Rather than follow Jesse and his gang from his first robbery to his disastrous raid on the Northfield, Minnesota bank that effectively ended his career, as so many others choose to do, Ron Hansen starts his story after Northfield, with James and a ragtag band of yokels (including, Ford, his eventual assassin) robbing a train and records the tense disputes, dirty deals, and overbearing suspicion that caused the band to fall apart as members turned on each other. After Ford's killing of James, the novel traces Ford from then until his own murder ten years later in a Colorado saloon he owned. Bob Ford emerges as the real protagonist in this novel, a cocky, sly, awkward young man who idolized Jesse before he became equally obsessed with gunning his idol down for fame and fortune, rewards that he soon realizes are not at all what he expected.
I really love Hansen's characterizations. In this novel, the infamous outlaw is far more complex than the simplistic characterization he usually receives in the media. Jesse is genteel, hot-tempered, cold-blooded, generous, moody, jovial, suspicious, intuitive, clever, stubborn. What he is not is decipherable. Likewise for Hansen's portrayal of Ford, the twenty year old Jesse James wannabe who shot James for the hefty reward money. Hansen's rich characterizations show great psychological insight on the author's part and considerable historical authenticity. In addition to a unique plot and fantastic characters, the historical detail is meticulous. This novel is one of the best historical fiction books I have read regarding period atmosphere, in everything from describing social customs to portraying dialogue. Hansen relied heavily on newspapers from this period for his research, and their influence may have impacted his narrative style. Hansen writes with an eloquent, sophisticated style, somewhat reminiscent of the period. If you adore fine wordsmithing, you will love this novel. It makes word nerds, such as myself, swoon.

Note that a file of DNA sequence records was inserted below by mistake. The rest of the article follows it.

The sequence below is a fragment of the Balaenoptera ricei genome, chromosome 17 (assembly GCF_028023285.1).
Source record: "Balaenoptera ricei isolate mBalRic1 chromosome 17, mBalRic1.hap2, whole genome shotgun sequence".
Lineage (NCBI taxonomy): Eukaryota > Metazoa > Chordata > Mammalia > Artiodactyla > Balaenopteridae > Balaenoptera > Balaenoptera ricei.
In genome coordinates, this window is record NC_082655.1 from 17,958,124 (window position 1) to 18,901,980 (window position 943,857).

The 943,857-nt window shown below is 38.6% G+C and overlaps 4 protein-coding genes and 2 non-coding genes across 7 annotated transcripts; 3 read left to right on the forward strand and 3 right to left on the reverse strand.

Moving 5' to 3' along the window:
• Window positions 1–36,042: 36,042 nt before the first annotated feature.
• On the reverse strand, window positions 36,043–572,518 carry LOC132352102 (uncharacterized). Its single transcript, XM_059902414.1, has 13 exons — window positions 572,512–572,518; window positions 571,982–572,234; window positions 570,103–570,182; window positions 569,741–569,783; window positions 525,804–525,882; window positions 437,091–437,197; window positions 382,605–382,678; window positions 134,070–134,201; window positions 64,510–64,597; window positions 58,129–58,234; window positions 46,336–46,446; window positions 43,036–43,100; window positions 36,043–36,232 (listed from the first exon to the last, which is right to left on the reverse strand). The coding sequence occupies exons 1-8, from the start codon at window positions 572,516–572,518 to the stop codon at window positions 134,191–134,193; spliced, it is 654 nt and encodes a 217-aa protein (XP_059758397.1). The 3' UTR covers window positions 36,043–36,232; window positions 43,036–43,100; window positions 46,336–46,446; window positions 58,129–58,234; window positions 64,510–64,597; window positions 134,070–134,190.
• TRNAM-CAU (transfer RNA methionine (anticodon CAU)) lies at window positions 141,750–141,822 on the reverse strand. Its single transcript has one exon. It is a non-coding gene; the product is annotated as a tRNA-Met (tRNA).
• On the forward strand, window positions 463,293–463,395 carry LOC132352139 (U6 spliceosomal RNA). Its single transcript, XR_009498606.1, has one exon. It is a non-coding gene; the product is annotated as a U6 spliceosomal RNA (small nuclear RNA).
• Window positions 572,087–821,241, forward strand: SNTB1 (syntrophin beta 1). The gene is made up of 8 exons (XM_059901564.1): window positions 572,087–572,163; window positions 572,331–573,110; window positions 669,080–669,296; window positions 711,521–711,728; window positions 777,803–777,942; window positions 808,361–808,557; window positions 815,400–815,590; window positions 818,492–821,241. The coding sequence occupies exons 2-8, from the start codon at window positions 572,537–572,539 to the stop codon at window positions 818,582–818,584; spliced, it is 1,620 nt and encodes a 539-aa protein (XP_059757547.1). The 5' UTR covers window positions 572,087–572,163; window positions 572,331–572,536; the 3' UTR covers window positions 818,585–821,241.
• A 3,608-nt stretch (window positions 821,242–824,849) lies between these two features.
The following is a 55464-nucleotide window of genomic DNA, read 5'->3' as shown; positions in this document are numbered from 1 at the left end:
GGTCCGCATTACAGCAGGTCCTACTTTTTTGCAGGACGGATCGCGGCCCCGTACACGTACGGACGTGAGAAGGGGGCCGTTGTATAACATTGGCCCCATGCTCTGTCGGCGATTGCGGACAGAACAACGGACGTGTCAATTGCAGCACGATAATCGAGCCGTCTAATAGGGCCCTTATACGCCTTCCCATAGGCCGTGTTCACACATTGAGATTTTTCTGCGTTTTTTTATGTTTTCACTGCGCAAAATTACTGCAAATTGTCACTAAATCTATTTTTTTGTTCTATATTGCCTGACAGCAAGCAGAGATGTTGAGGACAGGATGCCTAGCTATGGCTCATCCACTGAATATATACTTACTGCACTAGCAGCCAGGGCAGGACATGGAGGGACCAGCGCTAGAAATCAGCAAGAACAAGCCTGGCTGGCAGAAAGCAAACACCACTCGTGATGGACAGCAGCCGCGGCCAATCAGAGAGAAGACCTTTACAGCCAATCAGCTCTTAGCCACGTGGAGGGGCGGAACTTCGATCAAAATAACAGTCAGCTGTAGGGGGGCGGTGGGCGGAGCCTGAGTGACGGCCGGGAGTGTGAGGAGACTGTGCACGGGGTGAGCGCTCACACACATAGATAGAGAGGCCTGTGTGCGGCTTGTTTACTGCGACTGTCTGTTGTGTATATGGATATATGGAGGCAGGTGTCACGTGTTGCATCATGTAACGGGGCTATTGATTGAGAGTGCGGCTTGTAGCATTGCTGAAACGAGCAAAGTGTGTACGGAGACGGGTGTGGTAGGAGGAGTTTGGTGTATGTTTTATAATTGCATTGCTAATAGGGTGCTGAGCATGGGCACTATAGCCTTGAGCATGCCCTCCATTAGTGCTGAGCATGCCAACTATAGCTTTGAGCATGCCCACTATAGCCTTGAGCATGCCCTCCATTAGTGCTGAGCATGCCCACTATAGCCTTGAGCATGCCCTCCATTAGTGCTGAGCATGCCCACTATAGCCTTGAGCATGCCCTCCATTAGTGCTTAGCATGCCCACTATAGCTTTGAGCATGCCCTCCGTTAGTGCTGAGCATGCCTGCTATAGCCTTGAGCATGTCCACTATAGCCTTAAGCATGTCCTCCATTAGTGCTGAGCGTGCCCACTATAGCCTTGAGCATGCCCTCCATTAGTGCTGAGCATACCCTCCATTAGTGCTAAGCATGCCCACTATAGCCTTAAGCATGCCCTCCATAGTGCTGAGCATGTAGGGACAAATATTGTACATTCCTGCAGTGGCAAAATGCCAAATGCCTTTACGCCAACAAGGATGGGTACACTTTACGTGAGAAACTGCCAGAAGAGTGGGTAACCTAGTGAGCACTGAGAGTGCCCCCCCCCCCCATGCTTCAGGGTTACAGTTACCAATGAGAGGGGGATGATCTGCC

I enjoyed every minute of reading this book. (In fact, I reread it just to blog on it.) But it may not be for everyone. If you are expecting tons of action, you may be disappointed. Not that there isn't any. There's a train robbery at the beginning (Yeehaw!) and several gunfights, but because this book focuses on James's last months, the dramatic tension derives largely from the ominous suspense that builds up to Jesse James's inevitable assassination. The pacing is not slow. In fact, the book is quite engrossing, but it's not as action-packed as it may at first appear to be.
The Assassination of Jesse James By The Coward Robert Ford is a well-crafted novel all-around. The characterizations are first class, the historical detail is superb, the writing is exceptional, and the story is a fascinating examination of the life and death of one of America's most famous citizens. Many people knock Westerns as a second rate genre. They evidentally haven't read Hansen's book.
Next Week: I must confess something dreadful, dear readers. I have several tests and an essay due next week. I am probably not going to read anything. (I weep as I type this.) However, I made plans for such a situation and have reviews stored for weeks like this. I plan to post a review of Emile Zola's psychological realist classic Therese Raquin. I love this book so much! I read it last autumn and didn't blog about it only because I had just done Double Indemnity. The subject matter is quite similar (man helps woman plot to kill husband with disastrous consequences) but the results are oh so different. Can't wait to share it! There is a remote chance I will get to read either Davis Grubb's The Night of The Hunter or Graham Greene's The Third Man, but don't count on it.